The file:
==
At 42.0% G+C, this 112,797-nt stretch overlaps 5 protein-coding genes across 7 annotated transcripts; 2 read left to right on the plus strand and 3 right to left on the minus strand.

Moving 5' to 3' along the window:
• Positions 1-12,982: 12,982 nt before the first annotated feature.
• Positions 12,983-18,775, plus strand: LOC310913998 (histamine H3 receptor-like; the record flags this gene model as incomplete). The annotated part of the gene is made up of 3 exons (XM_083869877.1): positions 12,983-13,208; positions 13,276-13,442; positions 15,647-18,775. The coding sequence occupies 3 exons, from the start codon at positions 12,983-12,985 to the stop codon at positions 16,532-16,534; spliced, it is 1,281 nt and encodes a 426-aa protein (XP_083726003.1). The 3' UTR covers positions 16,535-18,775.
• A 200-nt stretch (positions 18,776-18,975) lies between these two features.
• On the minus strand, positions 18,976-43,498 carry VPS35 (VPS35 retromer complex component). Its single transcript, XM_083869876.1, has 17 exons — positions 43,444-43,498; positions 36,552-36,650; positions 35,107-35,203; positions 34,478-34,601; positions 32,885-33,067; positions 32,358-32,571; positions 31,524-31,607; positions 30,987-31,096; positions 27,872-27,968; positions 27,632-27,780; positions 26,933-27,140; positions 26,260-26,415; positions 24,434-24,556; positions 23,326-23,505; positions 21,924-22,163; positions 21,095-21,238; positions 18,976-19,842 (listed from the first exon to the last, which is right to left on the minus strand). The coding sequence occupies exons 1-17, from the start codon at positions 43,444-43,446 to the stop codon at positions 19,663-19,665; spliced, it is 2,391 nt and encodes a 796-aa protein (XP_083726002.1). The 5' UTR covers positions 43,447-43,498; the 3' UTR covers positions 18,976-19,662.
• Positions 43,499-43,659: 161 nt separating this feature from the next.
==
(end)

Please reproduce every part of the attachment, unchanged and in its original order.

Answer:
At 42.0% G+C, this 112,797-nt stretch overlaps 5 protein-coding genes across 7 annotated transcripts; 2 read left to right on the plus strand and 3 right to left on the minus strand.

Moving 5' to 3' along the window:
• Positions 1-12,982: 12,982 nt before the first annotated feature.
• Positions 12,983-18,775, plus strand: LOC310913998 (histamine H3 receptor-like; the record flags this gene model as incomplete). The annotated part of the gene is made up of 3 exons (XM_083869877.1): positions 12,983-13,208; positions 13,276-13,442; positions 15,647-18,775. The coding sequence occupies 3 exons, from the start codon at positions 12,983-12,985 to the stop codon at positions 16,532-16,534; spliced, it is 1,281 nt and encodes a 426-aa protein (XP_083726003.1). The 3' UTR covers positions 16,535-18,775.
• A 200-nt stretch (positions 18,776-18,975) lies between these two features.
• On the minus strand, positions 18,976-43,498 carry VPS35 (VPS35 retromer complex component). Its single transcript, XM_083869876.1, has 17 exons — positions 43,444-43,498; positions 36,552-36,650; positions 35,107-35,203; positions 34,478-34,601; positions 32,885-33,067; positions 32,358-32,571; positions 31,524-31,607; positions 30,987-31,096; positions 27,872-27,968; positions 27,632-27,780; positions 26,933-27,140; positions 26,260-26,415; positions 24,434-24,556; positions 23,326-23,505; positions 21,924-22,163; positions 21,095-21,238; positions 18,976-19,842 (listed from the first exon to the last, which is right to left on the minus strand). The coding sequence occupies exons 1-17, from the start codon at positions 43,444-43,446 to the stop codon at positions 19,663-19,665; spliced, it is 2,391 nt and encodes a 796-aa protein (XP_083726002.1). The 5' UTR covers positions 43,447-43,498; the 3' UTR covers positions 18,976-19,662.
• Positions 43,499-43,659: 161 nt separating this feature from the next.